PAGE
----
Friday, July 20, 2007

Textual Criticism Resource

It's posted on the BibleWorks Forum, but there is an incredibly thorough and useful Excel spreadsheet anyone can use and download for free that deals with the ancient manuscripts of the NT. There are sheets for Papyri, Uncials, Minuscules, Lectionaries, and Fathers with info on there identification number, contents, date, text type, name, provenance, comments, etc.
Thanks to pasquale and friends for sharing this great resource! (2007.07.21 update: This post in the thread is an updated version with the macro labels in English.)

Biblical fonts and the iPhone

Over on This Lamp, there is a posting on how Greek but not Hebrew fonts are available for viewing biblical and other texts on the iPhone.

Thursday, July 19, 2007


Hosted by Logos but not a Logos software demonstration, BibleTech08 will:

explore the intersection of Bible study and technology. This two-day conference is designed for publishers, programmers, webmasters, educators, bloggers and anyone interested in using technology to improve Bible study. BibleTech 2008 is an opportunity to meet others who share your interests and hear from industry leaders.
January 25/6 in Seattle, WA. I'll have to see if I can make it out there...

Wednesday, July 18, 2007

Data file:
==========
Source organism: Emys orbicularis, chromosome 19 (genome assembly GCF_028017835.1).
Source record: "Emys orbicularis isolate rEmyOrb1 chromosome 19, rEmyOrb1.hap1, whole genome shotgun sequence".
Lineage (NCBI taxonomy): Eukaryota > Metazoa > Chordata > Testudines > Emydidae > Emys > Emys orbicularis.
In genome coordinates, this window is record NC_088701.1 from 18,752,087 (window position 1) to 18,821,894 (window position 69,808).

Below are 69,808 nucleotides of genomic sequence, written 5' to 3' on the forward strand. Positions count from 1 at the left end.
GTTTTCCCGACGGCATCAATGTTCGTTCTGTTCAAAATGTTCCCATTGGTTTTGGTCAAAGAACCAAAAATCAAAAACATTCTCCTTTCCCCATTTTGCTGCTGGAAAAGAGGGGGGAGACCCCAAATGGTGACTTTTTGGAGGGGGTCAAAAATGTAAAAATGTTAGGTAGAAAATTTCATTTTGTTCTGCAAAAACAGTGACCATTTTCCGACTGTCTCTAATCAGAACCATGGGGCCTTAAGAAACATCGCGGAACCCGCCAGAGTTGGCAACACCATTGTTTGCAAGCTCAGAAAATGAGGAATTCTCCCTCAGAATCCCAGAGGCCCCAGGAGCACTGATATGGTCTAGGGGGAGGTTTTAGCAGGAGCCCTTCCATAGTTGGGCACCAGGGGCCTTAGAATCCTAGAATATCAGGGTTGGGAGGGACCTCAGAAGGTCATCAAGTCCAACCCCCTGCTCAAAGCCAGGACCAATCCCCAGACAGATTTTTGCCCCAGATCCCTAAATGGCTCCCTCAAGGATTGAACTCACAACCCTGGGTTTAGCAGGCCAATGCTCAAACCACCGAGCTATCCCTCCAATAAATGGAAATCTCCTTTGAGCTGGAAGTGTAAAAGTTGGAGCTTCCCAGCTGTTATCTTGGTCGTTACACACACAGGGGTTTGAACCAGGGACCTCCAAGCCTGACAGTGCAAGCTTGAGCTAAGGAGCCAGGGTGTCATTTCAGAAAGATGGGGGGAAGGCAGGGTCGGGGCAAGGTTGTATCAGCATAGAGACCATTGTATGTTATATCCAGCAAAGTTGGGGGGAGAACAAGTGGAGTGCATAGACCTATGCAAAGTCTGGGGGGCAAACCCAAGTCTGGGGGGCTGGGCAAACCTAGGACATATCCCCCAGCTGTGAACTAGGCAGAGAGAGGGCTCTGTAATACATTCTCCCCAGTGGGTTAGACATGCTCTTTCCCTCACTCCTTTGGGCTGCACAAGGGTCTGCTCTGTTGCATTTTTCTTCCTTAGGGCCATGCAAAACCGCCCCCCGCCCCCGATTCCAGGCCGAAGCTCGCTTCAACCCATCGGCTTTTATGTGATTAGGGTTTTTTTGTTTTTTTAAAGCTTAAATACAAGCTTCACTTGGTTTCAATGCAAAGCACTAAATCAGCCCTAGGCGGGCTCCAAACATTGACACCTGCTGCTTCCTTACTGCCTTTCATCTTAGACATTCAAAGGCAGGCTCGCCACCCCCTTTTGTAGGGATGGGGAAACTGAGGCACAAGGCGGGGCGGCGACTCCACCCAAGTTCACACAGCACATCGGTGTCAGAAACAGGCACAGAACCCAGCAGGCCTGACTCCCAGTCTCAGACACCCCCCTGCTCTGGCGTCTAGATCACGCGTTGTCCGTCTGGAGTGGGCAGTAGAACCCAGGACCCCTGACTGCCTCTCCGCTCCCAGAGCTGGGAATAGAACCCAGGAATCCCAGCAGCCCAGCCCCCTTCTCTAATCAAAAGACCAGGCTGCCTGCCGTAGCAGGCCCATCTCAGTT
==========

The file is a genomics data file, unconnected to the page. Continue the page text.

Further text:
Biblical maps and mapping resources?

I've done a bunch of blogging on biblical maps and mapping that are available in digital format on the web or as part of software packages. I'm now in the process of trying to compose a more thorough, organized, and formal review for the SBL Forum. If you check my link, you will see that I've been cruising the web for sites/software, and I've checked the nice collections of links at such sites as Mark Goodacre's NT Gateway Listing of Maps and Bible Maps and Pictures at preceptaustin.org.
If I have missed something good, or if anyone has a particular site for biblical maps/mapping or preference for a kind of maps or specialized use of maps, please let me know, and I will try to incorporate it in my review. Thanks!

Monday, July 16, 2007

Biblical Studies Carnival XIX

This site was linked at the latest Biblical Studies Carnival posted at Biblische Ausbildung. These carnivals are always worth checking to see what is going on in the blogosphere in biblical studies.

Thursday, July 12, 2007

More on fonts

In my previous post, I referred to the SBL Greek and Hebrew fonts. From that link you can download the SBLHebrew, but the Greek is still in beta and under discussion on the SBL Fonts Forum. (The Greek font has been taken down for 'repairs,' but John Hudson says a new beta should be available sometime in July 2007.)
To get the new Microsoft fonts if you have not upgraded to Vista or Office 2007 requires a bit of work. I got Calibri, Cambria, Candara, Consolas, Constantina, Corbel, and Segoe UI by downloading a trial version of Microsoft Office 2007. (This new version is certainly improved in many ways from Office 2003, but I'm also finding some issues working with Greek/Hebrew and doing footnotes.)
In the meantime, as I had mentioned in another post, I am sticking with Cardo for all my Greek/Hebrew.